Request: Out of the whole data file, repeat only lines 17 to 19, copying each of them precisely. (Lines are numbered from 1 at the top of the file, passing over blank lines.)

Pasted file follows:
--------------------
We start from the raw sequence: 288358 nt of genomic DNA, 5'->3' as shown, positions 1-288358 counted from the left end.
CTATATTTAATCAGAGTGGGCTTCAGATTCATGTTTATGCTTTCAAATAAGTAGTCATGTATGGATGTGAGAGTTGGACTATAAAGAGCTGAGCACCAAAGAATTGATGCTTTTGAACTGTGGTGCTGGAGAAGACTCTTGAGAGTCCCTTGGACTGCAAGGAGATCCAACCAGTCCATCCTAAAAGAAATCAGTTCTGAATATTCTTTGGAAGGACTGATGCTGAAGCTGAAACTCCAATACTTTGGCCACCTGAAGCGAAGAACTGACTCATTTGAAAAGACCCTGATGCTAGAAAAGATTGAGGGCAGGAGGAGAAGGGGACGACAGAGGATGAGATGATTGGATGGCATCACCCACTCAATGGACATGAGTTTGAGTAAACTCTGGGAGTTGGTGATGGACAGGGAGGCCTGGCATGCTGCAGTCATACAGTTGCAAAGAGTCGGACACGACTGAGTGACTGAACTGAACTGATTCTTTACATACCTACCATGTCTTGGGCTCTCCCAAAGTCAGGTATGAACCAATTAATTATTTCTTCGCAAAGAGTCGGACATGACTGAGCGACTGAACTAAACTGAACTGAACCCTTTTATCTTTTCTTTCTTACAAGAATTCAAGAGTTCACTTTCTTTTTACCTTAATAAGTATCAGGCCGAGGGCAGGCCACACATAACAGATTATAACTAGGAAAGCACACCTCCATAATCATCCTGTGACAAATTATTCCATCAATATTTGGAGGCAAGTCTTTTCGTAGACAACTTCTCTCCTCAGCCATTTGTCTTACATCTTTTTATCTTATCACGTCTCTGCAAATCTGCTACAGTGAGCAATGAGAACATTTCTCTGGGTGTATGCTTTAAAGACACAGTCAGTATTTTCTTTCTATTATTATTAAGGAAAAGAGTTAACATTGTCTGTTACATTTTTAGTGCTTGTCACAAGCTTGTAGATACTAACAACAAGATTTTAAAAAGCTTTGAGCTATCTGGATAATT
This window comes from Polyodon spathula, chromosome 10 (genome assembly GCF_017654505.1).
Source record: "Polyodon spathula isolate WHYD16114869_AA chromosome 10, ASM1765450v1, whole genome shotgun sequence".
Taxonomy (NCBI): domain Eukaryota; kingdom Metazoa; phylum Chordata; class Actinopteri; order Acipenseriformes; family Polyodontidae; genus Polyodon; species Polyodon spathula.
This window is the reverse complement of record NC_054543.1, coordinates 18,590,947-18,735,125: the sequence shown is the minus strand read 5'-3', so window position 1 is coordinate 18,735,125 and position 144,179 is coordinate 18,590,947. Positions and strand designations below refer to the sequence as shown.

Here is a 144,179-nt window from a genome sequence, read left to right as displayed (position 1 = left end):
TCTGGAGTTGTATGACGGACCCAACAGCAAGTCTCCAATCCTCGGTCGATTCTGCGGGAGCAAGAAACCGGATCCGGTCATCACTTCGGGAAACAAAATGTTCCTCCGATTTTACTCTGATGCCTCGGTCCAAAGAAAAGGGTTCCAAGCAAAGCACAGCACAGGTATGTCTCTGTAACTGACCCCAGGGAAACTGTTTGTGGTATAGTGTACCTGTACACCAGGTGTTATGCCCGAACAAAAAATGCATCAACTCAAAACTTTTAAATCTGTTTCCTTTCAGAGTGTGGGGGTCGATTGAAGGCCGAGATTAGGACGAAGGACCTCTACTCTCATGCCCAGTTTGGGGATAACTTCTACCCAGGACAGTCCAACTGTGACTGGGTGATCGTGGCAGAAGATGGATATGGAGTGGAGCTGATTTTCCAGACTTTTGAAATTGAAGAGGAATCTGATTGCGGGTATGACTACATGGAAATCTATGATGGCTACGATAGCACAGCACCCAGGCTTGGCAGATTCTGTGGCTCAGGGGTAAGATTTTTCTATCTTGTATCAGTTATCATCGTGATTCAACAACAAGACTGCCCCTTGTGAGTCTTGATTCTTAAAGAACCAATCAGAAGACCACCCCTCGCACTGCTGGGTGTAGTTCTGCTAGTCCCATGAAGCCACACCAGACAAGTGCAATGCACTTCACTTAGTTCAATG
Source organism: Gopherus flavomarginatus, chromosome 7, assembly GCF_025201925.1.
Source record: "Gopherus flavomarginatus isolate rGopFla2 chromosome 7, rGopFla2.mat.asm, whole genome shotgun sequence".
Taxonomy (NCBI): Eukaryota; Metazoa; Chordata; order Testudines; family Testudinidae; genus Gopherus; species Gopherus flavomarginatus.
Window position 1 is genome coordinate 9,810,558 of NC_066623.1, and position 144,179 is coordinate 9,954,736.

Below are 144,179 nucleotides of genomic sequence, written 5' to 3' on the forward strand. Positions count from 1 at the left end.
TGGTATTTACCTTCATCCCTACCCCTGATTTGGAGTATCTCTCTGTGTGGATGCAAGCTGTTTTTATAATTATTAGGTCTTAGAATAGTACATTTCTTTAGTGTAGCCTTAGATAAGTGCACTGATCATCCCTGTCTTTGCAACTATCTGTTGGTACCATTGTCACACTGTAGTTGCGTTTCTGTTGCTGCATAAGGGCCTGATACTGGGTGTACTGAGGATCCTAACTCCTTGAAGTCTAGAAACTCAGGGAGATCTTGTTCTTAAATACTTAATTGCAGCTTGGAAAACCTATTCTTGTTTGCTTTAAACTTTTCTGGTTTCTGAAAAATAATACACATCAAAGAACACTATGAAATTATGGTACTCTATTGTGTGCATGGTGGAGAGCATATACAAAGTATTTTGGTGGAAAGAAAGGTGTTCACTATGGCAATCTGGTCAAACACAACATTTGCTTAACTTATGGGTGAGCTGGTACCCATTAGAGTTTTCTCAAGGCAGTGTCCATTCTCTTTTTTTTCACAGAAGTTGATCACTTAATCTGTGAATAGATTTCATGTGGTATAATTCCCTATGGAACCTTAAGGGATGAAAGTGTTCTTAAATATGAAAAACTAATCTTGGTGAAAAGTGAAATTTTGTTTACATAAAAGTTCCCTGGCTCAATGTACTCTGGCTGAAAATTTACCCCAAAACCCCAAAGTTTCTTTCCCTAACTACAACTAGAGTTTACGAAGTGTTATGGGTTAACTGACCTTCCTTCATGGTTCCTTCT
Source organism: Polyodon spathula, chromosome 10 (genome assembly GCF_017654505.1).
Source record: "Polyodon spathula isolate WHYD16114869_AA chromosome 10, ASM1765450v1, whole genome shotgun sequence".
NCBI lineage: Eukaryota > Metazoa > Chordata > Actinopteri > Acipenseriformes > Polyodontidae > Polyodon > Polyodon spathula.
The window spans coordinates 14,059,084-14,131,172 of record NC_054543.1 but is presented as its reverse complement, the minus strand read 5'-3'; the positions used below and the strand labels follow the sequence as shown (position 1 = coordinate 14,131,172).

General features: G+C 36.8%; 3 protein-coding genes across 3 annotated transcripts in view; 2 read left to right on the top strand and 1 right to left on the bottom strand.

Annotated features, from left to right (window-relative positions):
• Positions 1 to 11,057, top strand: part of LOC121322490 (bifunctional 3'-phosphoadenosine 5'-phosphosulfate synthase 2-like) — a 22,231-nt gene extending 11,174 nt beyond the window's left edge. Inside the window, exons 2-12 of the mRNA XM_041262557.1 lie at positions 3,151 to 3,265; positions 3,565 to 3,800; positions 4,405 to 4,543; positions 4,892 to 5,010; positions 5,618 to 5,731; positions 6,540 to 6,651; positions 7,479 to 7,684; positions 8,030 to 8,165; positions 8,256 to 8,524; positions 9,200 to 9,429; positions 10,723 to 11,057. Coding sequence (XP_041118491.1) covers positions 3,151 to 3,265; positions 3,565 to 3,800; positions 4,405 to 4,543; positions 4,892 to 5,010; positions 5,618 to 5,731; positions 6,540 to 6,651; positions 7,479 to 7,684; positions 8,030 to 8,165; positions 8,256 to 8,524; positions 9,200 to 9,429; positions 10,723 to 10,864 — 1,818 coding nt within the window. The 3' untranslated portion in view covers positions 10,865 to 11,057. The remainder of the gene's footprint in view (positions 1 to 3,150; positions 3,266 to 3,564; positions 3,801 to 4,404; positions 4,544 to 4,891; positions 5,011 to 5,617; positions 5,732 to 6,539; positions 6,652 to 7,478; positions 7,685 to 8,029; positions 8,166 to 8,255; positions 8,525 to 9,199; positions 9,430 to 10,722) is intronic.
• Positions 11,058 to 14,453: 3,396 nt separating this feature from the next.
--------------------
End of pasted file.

NCBI lineage: Eukaryota > Metazoa > Chordata > Actinopteri > Acipenseriformes > Polyodontidae > Polyodon > Polyodon spathula.
The window spans coordinates 14,059,084-14,131,172 of record NC_054543.1 but is presented as its reverse complement, the minus strand read 5'-3'; the positions used below and the strand labels follow the sequence as shown (position 1 = coordinate 14,131,172).

General features: G+C 36.8%; 3 protein-coding genes across 3 annotated transcripts in view; 2 read left to right on the top strand and 1 right to left on the bottom strand.